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Supreme Court Humor:

While we all sit waiting for an eventual nominee, I thought I would fill the time with a joke making the rounds in some conservative legal circles:

Q: Do you know the translation for "Gonzales"?

A: It's Spanish for "Souter."

(Insert rimshot).

Justin (mail):
I'm still amused by the concept that Gonzales is a big moderate because he once applied textualism over "stop an abortion at any cost" in interpreting a statute.

Are conservatives now completely abandoning the concept of the judge-must-neutrally-apply-and-not-make-law idea they keep using to attack judges they don't like in rulings they don't like?
7.12.2005 5:54pm
zzyz:
Yes. Yes they are. See also Janice Rogers Brown.
7.12.2005 5:56pm
WB:
Souter apparently means cobbler or shoemaker.

Gonzales Definition: A patronymic name meaning "son of Gonzalo." The given name "Gonzalo" comes from the medieval name Gundisalvus, which was the Latin form of a Germanic name composed of the elements "gund," meaning "war" and "salv" which is of unknown meaning.

The joke is wrong.
7.12.2005 6:50pm
Gene Vilensky (www):
I think that part of the issue with Gonzalez is that he is largely unknown as far as his view of the constitution is concerned. This was the issue with Souter, which was sort of also his appeal.

I vaguely know some people who were involved in the WH vetting process of Souter and I understand that 1) WH Chief of Staff, John Sununu who had been governor of NH, I think, was pushing for Souter and 2) They didn't want a Bork situation where there was plenty of material to attack the nominee. They wanted to have an easy confirmation, so they chose someone who was largely an unkown with little to no paper trail. Sununu seemed to be vouching for Souter's conservative credentials.

In the case of Gonzalez, it isn't just the abortion issue. I am a pro-choice libertarian, and I have issues with Gonzalez. I am not sure that he actually approaches legal questions from any particular interpretive philosophy. He is known to be soft on questions like affirmative action as well. Here, you have George Bush vouching for his credentials because Gonzalez is from Texas. Again, very little in terms of a paper trail. No discernible interpretive philosophy. And he is being vouched for by someone powerful in the administration (in this case the pres.). Seems pretty similar to the Souter situation.
7.12.2005 7:01pm
Igglephan:
That joke is pretty old, but it raises some interesting points. When someone unearths evidence that, as Attorney General of New Hampshire, Justice Souter authorized the indefinite detention of speeders or authored memos as poor as Gonzales' death penalty memos (see the Atlantic story on this), we can talk. Even in his abortion decision, Gonzales let out enough dicta and subtext to suggest how he'd rule on Roe, i.e. his views "as a parent." (Totally in contrast to the idea that abortion is grounded in personal liberty, the very idea that the parent -- or any other person or entity -- could possibly be relevant to the process.) Gonzales should not be on the Court not because he might use his powers of legal reasoning on his own -- the right's apparent objection to Souter, and it's revealatory that the objections are only to the political consequences of his opinions (or dissents!)and never to the quality of his legal reasoning -- but because Gonzales' entire career has revealed a willingness not to concern himself with the Rule of Law, especially the importance of procedural safeguards.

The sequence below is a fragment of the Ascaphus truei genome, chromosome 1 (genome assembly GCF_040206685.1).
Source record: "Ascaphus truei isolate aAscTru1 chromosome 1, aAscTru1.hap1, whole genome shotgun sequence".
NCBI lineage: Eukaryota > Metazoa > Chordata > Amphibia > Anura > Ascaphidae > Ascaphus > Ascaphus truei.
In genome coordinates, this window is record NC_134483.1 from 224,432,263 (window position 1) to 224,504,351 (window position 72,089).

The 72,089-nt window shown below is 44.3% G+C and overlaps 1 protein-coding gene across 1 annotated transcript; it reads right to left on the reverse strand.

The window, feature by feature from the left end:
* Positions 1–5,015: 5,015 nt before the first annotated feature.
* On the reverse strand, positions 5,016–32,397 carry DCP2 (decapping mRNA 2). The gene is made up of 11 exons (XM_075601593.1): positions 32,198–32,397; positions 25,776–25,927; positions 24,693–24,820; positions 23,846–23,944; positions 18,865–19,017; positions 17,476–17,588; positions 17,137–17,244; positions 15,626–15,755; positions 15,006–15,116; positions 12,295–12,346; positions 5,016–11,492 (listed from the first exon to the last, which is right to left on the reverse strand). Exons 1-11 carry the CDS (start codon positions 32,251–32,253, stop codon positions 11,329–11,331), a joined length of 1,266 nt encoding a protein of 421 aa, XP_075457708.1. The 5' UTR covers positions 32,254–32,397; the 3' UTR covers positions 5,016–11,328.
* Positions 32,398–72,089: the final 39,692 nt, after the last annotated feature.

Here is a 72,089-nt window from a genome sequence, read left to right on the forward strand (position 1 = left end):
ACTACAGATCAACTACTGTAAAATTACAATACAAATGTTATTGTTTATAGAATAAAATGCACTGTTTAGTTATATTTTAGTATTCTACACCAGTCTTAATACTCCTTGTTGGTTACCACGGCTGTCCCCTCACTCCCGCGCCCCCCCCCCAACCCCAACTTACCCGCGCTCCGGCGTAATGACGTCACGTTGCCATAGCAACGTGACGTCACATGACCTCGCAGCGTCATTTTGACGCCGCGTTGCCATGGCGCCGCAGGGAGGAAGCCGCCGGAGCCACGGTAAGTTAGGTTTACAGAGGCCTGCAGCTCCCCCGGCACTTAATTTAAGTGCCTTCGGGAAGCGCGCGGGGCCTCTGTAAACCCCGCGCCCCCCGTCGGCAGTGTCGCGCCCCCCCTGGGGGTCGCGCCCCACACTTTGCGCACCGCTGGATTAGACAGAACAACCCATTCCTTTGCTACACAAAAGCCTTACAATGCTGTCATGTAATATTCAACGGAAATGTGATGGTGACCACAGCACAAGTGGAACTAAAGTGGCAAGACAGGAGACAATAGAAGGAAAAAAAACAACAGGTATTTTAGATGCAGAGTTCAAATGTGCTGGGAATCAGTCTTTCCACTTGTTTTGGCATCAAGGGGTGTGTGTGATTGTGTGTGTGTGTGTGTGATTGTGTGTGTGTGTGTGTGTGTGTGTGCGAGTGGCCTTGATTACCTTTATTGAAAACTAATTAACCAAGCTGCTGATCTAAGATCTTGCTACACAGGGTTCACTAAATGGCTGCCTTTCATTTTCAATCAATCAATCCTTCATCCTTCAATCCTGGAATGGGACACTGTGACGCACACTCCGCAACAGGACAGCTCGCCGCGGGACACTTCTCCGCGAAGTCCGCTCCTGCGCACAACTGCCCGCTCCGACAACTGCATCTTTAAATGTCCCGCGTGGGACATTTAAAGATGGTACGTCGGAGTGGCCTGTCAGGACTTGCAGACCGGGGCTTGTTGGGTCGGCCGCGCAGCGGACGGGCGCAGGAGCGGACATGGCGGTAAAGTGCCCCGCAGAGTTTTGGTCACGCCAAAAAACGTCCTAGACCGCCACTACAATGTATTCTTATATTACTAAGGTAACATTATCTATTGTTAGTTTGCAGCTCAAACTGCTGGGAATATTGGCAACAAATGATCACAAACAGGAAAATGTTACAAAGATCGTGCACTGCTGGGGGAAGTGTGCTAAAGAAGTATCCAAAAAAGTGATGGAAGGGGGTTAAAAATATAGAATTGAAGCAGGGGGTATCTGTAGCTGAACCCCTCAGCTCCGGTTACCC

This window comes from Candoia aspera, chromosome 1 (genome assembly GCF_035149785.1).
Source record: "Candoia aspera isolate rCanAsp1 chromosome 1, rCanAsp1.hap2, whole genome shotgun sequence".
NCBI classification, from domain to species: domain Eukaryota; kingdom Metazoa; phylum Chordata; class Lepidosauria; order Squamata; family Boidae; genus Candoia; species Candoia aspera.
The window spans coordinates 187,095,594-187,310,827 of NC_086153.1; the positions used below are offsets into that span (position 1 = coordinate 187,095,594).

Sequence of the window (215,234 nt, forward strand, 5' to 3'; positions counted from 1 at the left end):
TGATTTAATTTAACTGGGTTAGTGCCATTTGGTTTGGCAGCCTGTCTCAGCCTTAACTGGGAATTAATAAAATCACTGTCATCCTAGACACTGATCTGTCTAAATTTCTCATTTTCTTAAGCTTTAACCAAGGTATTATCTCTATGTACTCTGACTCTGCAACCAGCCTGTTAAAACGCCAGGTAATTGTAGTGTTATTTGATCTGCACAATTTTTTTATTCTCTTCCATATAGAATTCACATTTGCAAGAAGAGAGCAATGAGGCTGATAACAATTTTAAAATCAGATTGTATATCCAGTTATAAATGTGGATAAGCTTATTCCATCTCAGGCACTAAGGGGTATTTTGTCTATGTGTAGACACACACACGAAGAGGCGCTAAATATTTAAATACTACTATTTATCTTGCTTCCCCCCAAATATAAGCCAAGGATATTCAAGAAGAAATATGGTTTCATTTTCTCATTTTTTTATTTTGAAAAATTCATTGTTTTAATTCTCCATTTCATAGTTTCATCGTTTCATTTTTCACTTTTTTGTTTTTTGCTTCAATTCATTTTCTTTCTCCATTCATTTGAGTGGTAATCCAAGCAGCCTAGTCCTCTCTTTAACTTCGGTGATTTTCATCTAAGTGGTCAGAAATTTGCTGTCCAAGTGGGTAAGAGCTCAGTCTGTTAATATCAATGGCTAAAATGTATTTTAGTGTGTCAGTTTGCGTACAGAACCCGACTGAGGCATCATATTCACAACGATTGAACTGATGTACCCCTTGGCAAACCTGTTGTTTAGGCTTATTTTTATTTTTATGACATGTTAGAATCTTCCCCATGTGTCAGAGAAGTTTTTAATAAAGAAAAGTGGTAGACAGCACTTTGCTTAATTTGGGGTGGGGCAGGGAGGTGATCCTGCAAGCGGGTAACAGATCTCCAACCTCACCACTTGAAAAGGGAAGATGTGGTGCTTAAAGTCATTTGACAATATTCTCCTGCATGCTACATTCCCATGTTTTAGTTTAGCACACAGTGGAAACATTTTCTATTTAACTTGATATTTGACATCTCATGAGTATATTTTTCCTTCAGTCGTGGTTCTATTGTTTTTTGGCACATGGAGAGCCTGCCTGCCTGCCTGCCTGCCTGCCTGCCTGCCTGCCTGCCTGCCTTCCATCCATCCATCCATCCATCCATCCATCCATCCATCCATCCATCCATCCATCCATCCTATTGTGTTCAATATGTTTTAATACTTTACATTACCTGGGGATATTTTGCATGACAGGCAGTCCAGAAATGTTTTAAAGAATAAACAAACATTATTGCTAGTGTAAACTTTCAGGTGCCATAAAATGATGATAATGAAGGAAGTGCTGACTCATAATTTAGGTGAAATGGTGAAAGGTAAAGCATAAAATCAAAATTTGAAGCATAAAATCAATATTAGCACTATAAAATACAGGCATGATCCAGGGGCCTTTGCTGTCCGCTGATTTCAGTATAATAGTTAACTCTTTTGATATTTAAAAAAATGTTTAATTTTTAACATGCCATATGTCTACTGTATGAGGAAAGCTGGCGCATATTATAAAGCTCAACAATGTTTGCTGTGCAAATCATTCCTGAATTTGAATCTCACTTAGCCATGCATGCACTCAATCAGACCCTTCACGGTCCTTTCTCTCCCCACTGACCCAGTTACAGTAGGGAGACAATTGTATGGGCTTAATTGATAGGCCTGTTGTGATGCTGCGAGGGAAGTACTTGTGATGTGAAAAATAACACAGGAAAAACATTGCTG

Calling him a "closet moderate" is probably false, just from the record we have, but the specific comparison to Justice Souter, really insults both Souter's independence, legal skill, and professional dedication to the rule of law.
7.12.2005 7:11pm
Shelby (mail):
C'mpn, people. It's a JOKE. The point is not to map a 1:1 correspondence between the two men; it's to say Gonzalez is a pig in a poke as a Supreme Court nominee.

(Anyone want to parse that analogy, too?)
7.12.2005 8:09pm
Been There, Done That:
The Washington Post reported Gonzalez opposed the DOJ's very sensible opinion holding the Second Amendment secures an individual right.

This issue is likely to reach the Supreme Court in the near future. Gun rights group, i.e., GOA, are organizing against him.

The so-called "collective rights" theory is the absolute zenith of creative constitutionalism. Even Souter might not go for it. If Gonzalez believes that one.....
7.12.2005 9:08pm
David M. Nieporent (www):
Igglephan,

The Atlantic story makes the case that the memos were "poor" primarily if one is predisposed to be against capital punishment. While it makes a couple of minor points about the contents of the memos, ultimately, the focus of the article, and Atlantic's complaint, is not that there was something wrong with the memos, but that there was something wrong with Bush's chosen standard for clemency -- actual doubt as to guilt.

If that was Bush's standard -- and the article quotes Bush to that effect, while criticizing him for it -- then it does not make a lot of sense for Gonzales to write memos which focus on (a) supposed mitigating factors like mental capacity, or (b) issues such as ineffective assistance of counsel which had already been litigated.

I am not saying that a governor cannot consider these factors if he wants to; what I am saying is that the Atlantic is concealing a substantive disagreement -- that Bush doesn't show enough "mercy" -- behind a procedural one -- that the memos were too short.
7.13.2005 1:40pm